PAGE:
About this blog

Welcome to Techademia, a site where the Academic Computing Consultants at Vassar College write about technology and teaching.

This blog will be about our teaching and your teaching. We envision this site as a place where we hope to do a little teaching, about things that may be too new or obscure to have caught your notice. At the same time, these writings will  focus on teaching at the college level, while highlighting ways in which technology can enhance— or even revolutionize— that teaching.

Every faculty member that I’ve met at Vassar is wholly committed to his or her teaching. Many tell me that they’re really interested in one technology or another that might help their students to understand their course materials better. But they’re also really, really busy and can rarely find the time to take workshops or tinker around with new devices or programs.

We hope that his blog will provide a way for you to fit a little bit of this learning into your busy schedule. We aim to generate new postings each week, on various topics related to teaching with technology. Those topics will range from descriptions of very specific gadgets to discussions of pedagogical approaches. Some will be specific to Vassar, while others will be more generic.

The primary contributors will be the four members of Vassar’s Academic Computing Services (ACS) group. (If you’d like to know more about us, see the authors’ profiles, at the top of the page.) We may have occasional guest contributors as well, and we invite anyone in the Vassar community to comment on what they read.

Looking forward to some interesting discussions,

Steve

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Recent Posts

Remote Learning at a Residential College

by Steve Taylor

Since shortly after the web was developed, colleges and universities have used it for conducting distance education programs. Leaders in the practice included public institutions, whose mission included serving a wide geographical area of non-traditional students; large universities, who were challenged to provide alternatives to courses taught in huge lecture halls; and professional schools and trade schools, whose focus was on procedural skills. The emergence of MOOCs in 2012 brought more attention to the practice. It has not been obvious, however, how distance learning technologies could benefit small, private, residential, liberal arts colleges like Vassar. Many have doubted— reasonably so—  that an online course could offer a better learning experience than a face-to-face course with a small student/faculty ratio. At Vassar this summer, we identified a use for distance learning technologies that borders on the ironic: a residential college connecting with its students when they’re not in residence; an institution known for small class sizes interacting with a student cohort of 700. We used Moodle to enhance our summer common reading program for incoming students.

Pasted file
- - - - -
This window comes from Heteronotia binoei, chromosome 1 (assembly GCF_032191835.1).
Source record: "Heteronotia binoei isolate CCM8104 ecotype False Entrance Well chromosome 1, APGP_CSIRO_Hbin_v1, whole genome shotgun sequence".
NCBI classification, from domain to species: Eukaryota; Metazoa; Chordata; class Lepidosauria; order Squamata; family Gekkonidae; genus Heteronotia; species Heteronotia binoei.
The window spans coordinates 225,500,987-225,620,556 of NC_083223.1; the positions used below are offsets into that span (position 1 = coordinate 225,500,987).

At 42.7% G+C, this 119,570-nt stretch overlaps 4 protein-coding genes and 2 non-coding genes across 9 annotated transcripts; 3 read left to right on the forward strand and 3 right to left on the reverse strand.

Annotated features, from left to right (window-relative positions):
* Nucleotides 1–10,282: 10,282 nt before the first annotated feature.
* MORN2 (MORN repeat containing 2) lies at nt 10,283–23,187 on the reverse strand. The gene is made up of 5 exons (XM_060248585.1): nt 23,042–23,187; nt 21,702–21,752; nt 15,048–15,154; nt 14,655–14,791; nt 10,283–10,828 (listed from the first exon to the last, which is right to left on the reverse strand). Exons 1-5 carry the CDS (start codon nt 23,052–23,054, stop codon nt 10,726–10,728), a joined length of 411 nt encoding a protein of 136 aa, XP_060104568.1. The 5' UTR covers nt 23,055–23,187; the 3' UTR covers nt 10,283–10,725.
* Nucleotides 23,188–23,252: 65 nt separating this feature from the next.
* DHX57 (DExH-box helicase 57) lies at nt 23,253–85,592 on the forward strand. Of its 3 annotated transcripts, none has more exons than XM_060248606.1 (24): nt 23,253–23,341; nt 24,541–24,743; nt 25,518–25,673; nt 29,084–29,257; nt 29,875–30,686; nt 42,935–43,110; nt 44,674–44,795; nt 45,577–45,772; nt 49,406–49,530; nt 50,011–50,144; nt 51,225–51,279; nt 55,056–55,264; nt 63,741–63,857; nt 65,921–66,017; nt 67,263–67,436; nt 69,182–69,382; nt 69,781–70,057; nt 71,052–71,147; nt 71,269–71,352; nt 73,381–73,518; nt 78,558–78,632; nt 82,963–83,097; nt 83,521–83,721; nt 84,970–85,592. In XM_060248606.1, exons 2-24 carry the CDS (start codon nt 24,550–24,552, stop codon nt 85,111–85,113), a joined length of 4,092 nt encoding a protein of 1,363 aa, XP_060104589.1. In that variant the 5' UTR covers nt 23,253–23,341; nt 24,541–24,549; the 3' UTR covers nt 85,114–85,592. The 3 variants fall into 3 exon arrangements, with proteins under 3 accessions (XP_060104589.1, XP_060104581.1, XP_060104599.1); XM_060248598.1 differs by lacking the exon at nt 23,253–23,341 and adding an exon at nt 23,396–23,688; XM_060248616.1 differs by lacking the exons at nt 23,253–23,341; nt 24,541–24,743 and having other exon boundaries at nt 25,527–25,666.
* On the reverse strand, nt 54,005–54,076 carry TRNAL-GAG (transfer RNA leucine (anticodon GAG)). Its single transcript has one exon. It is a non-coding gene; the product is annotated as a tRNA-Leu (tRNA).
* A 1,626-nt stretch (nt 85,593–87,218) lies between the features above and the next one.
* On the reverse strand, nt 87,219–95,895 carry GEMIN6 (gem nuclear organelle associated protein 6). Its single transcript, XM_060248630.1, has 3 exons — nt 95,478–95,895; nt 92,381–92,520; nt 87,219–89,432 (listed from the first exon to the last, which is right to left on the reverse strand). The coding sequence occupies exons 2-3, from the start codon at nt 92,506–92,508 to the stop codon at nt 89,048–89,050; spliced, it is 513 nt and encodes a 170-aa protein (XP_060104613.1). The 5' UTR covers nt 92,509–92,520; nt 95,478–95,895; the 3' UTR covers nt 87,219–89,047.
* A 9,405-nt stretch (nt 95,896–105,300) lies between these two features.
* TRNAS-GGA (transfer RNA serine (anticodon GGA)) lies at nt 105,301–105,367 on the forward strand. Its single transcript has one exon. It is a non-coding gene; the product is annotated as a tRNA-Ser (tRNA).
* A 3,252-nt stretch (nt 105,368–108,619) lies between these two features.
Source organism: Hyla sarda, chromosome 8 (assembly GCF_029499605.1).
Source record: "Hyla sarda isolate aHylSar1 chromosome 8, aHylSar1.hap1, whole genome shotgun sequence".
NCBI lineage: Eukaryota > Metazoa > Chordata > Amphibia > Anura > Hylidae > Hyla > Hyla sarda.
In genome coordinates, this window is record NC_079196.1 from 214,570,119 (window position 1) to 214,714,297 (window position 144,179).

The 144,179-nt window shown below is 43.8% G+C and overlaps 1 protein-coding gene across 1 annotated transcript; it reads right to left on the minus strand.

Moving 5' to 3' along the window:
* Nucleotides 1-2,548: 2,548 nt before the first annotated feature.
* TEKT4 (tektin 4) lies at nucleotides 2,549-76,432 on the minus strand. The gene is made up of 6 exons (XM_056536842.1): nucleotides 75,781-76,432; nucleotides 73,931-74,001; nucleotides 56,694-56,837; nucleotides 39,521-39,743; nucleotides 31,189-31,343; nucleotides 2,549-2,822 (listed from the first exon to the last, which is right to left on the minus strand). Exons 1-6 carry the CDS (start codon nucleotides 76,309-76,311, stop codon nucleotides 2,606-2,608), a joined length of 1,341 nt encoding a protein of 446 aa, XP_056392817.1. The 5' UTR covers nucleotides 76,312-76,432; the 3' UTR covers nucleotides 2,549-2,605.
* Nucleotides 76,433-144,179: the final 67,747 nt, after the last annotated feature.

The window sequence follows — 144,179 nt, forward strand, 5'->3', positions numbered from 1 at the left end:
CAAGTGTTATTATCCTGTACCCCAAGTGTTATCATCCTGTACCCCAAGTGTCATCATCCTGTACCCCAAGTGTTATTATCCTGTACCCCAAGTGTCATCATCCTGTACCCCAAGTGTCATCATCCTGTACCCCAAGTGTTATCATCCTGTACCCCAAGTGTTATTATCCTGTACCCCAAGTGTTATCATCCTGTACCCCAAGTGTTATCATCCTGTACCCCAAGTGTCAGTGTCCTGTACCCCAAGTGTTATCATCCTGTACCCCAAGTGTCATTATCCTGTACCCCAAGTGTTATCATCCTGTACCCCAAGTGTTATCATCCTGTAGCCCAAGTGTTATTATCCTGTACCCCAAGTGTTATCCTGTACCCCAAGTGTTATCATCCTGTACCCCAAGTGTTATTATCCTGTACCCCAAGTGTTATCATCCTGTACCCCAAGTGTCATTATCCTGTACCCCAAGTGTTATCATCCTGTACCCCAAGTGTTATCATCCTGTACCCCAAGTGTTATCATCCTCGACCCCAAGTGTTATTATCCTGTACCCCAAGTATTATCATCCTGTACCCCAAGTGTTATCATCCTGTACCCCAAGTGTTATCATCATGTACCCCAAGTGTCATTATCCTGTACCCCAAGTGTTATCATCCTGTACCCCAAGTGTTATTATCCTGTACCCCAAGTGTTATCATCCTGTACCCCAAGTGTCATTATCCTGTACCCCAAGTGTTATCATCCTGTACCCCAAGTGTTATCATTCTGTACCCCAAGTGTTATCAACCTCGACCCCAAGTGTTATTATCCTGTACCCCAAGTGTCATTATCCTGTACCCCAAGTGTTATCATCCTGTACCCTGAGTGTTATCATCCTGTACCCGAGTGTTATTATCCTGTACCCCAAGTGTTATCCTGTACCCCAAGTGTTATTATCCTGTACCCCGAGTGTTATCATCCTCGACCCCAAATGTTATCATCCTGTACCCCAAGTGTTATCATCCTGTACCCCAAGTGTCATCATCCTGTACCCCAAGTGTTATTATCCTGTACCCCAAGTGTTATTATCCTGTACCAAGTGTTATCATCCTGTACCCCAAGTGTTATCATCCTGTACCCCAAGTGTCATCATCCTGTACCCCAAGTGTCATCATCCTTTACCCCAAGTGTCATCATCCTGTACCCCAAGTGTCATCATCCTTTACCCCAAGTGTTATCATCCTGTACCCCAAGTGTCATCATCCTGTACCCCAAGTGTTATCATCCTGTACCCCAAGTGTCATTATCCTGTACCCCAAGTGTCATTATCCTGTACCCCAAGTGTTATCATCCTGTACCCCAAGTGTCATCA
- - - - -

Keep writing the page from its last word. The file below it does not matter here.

Vassar College has administered a common reading program for first-year students every summer since 2006. The Dean of Freshmen’s office mails a copy of the chosen book (this year’s was Alison Bechdel’s graphic memoire, Fun Home), along with other orientation materials, to each admitted student’s home address. The students are instructed to read the book, but there have been no other requirements. For the summer of 2014, Dean Susan Zlotnick wanted to enhance the common reading experience with some online interaction, using Moodle. Over the course of several weeks, ACS produced three short videos, each with a different faculty member speaking about an aspect of the book, and inviting students to respond to one of several discussion prompts. Student participation was high, for an activity that had no penalty for non-participation. 427 of the 670 students (64%) posted responses, most of them substantial in length.

The goals of the common reading program are to give incoming students a preview of what classes at Vassar might be like, and to give them an opportunity to have a common intellectual experience with each other before courses begin. By all accounts, that was successful. This experience raises an interesting question: what other aspects of Vassar life might be enhanced by having an online space for shared information and social interaction?

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